The famous Dutch artist, Vincent van Gogh, was a Post-Impressionist painter and a troubled genius. While his paintings have made him one of the art world’s most influential figures, his personal life was tormented by mental illness, causing him to cut off his own ear.
Born in Zundert, Netherlands, in 1853, he was a serious, thoughtful child, who enjoyed drawing. He worked as an art dealer as a young man, but after moving to London, he became depressed, initially turning to religion as solace. His father, Theodorus van Gogh, was a minister of the Dutch Reformed Church.
Eventually, he moved back in with his parents, finding employment in a bookshop and taking up painting in 1881, at the age of 28. His mother had always encouraged him to draw and paint since childhood. Although his early work was expressive, it didn’t match the intensity of his later paintings.
Initially, he studied the people and scenes around him and captured them on canvas as a record of everyday life. His younger brother, Theo, born in 1857, suggested Vincent should study with the renowned Dutch artist, Willem Roelofs. This was the start of his career as an artist.
He attended the Académie Royale des Beaux-Arts at Roelofs’ suggestion and studied anatomy and the rules of perspective and modelling. He then studied watercolour painting under his second cousin, Anton Mauve, who was a successful artist.
His first recognised works included Peasant Character Studies painted between 1881 and 1885 when he travelled around painting ordinary working class people, such as weavers in their cottages. By 1885, he had painted around 200 still-life oil paintings and additional watercolours.
His first major work was an oil painting dating from 1885, The Potato Eaters, depicting peasant workers dining together around a wooden table. His work was exhibited for the first time in the shop window of the art dealer, Leurs in The Hague.
Sadly, Van Gogh’s genius wasn’t recognised during his lifetime. His early works, painted mainly in muted brown tones, were deemed “too dark” and not in keeping with the popular, colourful style of the day. He was renting a room in Antwerp by this time and lived in poverty, eating poorly.
Theo supported him by sending money for food, but Vincent preferred to spend it on art materials and generally neglected himself. He was a prolific painter and despite his lack of commercial success, he produced works of art that are recognised today as some of the greatest masterpieces in history.
Bedroom in Arles
His classics include Bedroom in Arles, which was a painting of his own bedroom in 1888. It was damaged by the flood of the Rhône, so he painted the same scene twice more in 1889. The original painting remained in the ownership of the artist’s family. It is on permanent loan to the Van Gogh Museum, Amsterdam.
The second painting is in Chicago’s Art Institute and a smaller version is in the Musée d’Orsay in France. The latter was originally painted for Van Gogh’s family. He wrote a letter to Theo, explaining the inspiration for Bedroom in Arles.
He wished to show the simplicity of his room, describing the floor’s “uneven, faded red” hue, the “pale lilac” walls, the “chrome yellow” bed and chairs and the “pale lime green” sheet and pillows.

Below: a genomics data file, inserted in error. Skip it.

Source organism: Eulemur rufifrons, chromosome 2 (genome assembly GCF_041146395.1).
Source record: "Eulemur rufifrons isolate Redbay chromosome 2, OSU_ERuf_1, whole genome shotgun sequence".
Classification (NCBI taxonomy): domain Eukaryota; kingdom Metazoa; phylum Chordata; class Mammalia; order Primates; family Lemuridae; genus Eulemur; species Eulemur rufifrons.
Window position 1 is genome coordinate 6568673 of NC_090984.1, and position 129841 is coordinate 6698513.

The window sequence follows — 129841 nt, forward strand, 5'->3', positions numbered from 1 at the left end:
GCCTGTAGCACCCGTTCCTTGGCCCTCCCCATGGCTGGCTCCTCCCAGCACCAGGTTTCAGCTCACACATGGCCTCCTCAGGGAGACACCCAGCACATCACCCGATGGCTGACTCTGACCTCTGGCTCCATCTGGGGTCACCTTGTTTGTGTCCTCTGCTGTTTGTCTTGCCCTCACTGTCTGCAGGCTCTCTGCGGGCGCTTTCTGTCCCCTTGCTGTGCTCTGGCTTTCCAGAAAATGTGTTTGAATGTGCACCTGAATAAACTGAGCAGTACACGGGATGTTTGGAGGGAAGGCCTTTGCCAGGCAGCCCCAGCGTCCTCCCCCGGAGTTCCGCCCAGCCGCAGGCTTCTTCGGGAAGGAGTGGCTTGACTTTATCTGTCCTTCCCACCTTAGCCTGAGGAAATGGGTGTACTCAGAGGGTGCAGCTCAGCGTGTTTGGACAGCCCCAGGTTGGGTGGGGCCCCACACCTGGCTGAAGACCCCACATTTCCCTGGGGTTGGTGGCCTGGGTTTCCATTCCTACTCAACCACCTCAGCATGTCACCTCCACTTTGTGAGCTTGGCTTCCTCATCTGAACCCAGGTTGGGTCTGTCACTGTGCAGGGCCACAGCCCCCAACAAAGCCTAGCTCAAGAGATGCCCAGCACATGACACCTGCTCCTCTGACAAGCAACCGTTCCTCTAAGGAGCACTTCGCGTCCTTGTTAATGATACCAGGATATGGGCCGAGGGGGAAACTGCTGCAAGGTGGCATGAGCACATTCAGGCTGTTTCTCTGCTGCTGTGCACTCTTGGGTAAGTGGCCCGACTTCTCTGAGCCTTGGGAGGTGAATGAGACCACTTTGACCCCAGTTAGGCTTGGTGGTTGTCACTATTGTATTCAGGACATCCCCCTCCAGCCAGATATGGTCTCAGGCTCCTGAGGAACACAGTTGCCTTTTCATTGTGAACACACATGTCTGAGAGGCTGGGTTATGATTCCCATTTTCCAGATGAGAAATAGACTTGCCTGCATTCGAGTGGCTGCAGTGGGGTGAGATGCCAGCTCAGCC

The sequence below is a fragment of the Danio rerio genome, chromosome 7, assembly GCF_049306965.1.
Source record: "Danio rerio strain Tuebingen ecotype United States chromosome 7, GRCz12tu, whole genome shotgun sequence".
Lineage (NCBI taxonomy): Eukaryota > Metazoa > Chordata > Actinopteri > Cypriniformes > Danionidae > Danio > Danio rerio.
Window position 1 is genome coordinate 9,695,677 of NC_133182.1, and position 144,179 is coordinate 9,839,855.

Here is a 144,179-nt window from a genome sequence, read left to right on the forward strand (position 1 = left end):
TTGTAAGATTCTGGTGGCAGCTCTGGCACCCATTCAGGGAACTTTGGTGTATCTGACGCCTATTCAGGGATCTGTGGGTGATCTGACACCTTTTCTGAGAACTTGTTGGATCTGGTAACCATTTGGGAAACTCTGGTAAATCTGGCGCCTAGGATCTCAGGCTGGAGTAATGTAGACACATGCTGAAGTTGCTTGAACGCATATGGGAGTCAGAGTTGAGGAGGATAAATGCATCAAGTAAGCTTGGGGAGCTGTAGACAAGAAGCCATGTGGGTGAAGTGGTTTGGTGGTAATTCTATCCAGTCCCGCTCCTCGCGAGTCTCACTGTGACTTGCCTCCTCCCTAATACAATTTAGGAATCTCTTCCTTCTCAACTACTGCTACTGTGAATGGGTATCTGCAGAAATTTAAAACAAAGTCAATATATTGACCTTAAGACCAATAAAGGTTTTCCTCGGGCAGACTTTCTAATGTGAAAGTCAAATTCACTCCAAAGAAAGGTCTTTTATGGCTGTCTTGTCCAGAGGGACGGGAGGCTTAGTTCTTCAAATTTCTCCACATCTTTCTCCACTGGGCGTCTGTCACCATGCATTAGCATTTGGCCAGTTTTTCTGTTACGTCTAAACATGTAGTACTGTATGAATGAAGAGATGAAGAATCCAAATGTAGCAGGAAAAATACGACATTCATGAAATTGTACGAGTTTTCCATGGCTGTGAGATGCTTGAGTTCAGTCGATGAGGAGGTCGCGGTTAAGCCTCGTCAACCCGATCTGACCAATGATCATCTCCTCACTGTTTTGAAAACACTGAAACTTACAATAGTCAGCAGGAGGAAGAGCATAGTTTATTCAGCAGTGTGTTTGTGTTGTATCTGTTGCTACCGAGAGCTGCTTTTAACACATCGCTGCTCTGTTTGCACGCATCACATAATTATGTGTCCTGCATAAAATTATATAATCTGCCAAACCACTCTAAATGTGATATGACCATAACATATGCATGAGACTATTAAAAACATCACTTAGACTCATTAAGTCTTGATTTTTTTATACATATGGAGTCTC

He described the “tranquillity” of his room, despite the mix of bold colours, including the “blood-red” blanket, blue wash basin, orange washstand and green window.
He likened the decor of his room to those favoured by the Japanese, claiming they lived in “very simple interiors”. In the letter, he exclaimed to Theo, “What great artists have lived in that country!”
For Vincent, his “empty bedroom with a wooden bed and two chairs” depicts a sparseness which is emphasised by his simple composition of straight lines. Critics have said the combination of colours makes up for what they describe as the “instability of the perspective”.
The second version of Bedroom in Arles, painted in oil on canvas and measuring 72cm x 90cm, featured bolder colours than its predecessor, while the third version, measuring 57.5cm x 74cm, depicted slightly different hues again. All three paintings were brought together in 2016 for a one-off special exhibition at the Art Institute of Chicago.
As a prolific artist, all of his paintings are now recognised as masterpieces. These include Starry Night, depicting the view from his window in Saint-Rémy in 1889, which is on display at the Museum of Modern Art in New York.
Another of his most famous paintings, the still life, Vase with Twelve Sunflowers (better known as Sunflowers) was painted in August 1888. It is on display at the Neue Pinakothek, in Munich.
In another letter to Theo, Vincent described how he was “painting with gusto”. He loved painting natural flowers. He described his ambition to live in a studio with his brother, where the decoration was “nothing but large sunflowers”.
Despite his wonderful talent as a painter, Van Gogh battled mental illness and depression his entire life. This led to alcoholism. At one point, he cut off part of his own left ear with a razor in 1888, while drinking heavily. It followed a confrontation with his former friend, the artist Paul Gauguin, which left him enraged.
Van Gogh was said to suffer from hallucinations and psychotic episodes. He died in July 1890, at the age of only 37, committing suicide by shooting himself with a revolver. It was a great tragedy that his genius as an artist was recognised only after his death. He has left a legacy of hundreds of unique works of art for future generations.
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